Most people think the daily life of a surgeon resembles scenes from the tv show, “ER”. It is much less glamorous and events happen at a slower pace than on tv. Although I love my job, there are many reasons my family does not appreciate what I do.
1. At work, surgeons are in command of their schedule and have hired assistants whose job is to make their life easier. When I ask for an instrument in the operating room, it is quickly handed to me. When I enter an order in the computer, someone follows up and performs the function. In my home, I have no more authority than my spouse and unlike at work, stating orders in an efficient manner can be counter-productive to getting matters accomplished with children.
2. I receive 3-4 work magazines a month and often leave them on the side tables so I will be guilted into picking them up whenever I sit down. These magazines often have words and pictures that my children find offensive (think female parts). They are forever trying to hide them whenever their friends are around.
3. As stated in the Top 8 Reasons to Marry a Surgeon – we multitask. This is much easier to make efficient while at work as there are less humans demanding our time. At home, I often start 3 tasks and only finish 1. My spouse is forever reminding me to put away yard tools that I have left laying out because I found one more job to perform.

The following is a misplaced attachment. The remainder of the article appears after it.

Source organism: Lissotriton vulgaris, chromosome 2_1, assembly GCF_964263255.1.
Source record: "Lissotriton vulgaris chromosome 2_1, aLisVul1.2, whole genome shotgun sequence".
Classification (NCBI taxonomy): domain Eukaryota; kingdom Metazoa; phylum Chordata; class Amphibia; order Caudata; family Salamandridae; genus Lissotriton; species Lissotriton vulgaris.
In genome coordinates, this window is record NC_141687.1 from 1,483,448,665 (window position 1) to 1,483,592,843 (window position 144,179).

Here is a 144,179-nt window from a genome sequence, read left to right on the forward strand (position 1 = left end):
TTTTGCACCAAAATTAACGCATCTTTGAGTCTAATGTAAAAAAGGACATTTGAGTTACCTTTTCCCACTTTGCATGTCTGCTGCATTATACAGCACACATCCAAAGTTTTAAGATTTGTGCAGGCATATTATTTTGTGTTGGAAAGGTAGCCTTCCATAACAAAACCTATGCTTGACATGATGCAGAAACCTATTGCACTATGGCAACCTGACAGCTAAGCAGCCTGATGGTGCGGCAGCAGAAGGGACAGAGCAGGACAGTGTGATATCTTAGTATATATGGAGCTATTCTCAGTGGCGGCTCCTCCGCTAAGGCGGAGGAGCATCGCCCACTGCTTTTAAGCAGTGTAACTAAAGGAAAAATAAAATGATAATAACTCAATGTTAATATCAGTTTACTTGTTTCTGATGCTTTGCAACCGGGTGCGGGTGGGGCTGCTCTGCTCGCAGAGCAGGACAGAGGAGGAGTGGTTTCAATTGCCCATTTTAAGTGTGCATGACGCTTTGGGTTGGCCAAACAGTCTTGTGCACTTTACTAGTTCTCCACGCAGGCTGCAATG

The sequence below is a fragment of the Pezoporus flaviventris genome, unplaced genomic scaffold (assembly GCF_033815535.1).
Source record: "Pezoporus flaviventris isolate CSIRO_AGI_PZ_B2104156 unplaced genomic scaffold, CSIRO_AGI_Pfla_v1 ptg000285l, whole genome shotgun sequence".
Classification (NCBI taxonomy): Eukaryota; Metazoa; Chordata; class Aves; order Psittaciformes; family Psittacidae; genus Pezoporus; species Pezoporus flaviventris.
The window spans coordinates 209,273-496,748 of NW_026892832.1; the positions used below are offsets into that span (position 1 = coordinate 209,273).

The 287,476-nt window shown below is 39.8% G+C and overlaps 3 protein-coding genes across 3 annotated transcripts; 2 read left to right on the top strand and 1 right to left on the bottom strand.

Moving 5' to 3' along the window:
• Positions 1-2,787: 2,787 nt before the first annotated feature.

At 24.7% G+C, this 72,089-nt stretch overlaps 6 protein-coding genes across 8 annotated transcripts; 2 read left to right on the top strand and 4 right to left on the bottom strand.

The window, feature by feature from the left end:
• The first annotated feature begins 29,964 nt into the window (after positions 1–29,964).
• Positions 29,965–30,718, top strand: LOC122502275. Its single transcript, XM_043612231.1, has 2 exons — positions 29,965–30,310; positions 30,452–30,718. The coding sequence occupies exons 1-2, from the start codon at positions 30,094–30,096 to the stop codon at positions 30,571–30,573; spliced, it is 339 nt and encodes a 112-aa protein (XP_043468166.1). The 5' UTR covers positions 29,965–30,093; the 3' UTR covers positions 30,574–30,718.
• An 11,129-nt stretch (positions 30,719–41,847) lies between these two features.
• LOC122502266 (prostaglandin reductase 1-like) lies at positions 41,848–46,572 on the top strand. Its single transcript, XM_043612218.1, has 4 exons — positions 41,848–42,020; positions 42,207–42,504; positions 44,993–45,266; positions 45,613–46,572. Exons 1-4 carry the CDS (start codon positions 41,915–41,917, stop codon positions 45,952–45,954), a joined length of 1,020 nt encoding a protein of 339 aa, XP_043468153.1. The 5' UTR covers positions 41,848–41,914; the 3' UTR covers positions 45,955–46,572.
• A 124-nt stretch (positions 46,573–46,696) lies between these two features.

4. Because we are constantly exposed to very sick patients, we tend to minimize our family’s medical complaints as we deem them more minor. You need to have a broken bone or need for stitches before you will get medical attention.
5. My children cringe when we are in public and approached by a stranger with the phrase, “You did my surgery/delivered my child”. Even worse is when they realize that I have delivered some of their school friends.
6. I am constantly reminding my children of the correct name for body parts when they try to use slang. This usually involves male or female sexual parts.
7. I often need to interrupt a meal or movie and dash out of the house for the delivery of a baby. If children’s weekend activities are more than 20 mins away, my husband has to be the chauffeur.
8. Dinnertime conversations can turn quite grisly when anyone asks me “What did you do today?”. I haven’t been asked this question for awhile.